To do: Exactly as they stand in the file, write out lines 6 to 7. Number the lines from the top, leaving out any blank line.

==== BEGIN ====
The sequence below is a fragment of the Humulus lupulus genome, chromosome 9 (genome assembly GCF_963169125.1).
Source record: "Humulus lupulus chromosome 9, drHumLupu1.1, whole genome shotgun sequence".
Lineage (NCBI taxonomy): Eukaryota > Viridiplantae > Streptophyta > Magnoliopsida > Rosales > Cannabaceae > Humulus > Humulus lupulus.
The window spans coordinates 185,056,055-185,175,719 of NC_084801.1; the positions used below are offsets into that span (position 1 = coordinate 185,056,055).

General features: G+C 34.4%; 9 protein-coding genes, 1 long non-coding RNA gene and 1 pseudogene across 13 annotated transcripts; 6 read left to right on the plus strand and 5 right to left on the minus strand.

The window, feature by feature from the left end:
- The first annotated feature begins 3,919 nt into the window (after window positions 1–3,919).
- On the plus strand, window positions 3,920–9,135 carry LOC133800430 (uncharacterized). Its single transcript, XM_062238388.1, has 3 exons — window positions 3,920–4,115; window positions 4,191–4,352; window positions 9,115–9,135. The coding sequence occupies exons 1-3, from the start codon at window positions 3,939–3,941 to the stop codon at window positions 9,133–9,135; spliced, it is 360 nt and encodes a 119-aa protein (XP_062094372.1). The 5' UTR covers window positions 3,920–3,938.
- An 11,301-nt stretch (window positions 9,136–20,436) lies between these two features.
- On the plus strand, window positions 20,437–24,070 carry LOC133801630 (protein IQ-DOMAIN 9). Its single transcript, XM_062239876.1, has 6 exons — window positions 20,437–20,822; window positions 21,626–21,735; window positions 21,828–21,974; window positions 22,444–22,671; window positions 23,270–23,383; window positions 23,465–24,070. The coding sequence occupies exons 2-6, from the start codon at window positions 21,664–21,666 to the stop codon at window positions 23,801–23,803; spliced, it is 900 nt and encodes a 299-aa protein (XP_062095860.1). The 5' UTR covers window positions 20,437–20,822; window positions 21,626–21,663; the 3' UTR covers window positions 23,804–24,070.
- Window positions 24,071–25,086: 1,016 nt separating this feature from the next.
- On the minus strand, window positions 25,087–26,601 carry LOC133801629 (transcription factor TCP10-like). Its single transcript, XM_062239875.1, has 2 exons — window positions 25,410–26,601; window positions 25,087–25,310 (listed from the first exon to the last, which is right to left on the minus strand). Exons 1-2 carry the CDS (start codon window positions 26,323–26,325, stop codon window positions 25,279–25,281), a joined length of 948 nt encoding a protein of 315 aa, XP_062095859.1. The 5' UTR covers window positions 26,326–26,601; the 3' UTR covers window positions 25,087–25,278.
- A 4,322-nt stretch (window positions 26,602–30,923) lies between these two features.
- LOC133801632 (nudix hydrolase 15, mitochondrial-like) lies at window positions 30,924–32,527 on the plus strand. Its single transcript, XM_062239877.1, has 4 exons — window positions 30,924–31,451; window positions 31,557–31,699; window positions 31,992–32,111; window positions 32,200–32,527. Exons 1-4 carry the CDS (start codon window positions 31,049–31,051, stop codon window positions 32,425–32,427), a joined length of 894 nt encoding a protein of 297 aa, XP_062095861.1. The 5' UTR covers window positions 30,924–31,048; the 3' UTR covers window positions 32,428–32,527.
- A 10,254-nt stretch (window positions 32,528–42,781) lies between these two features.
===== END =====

The window, feature by feature from the left end:
- The first annotated feature begins 3,919 nt into the window (after window positions 1–3,919).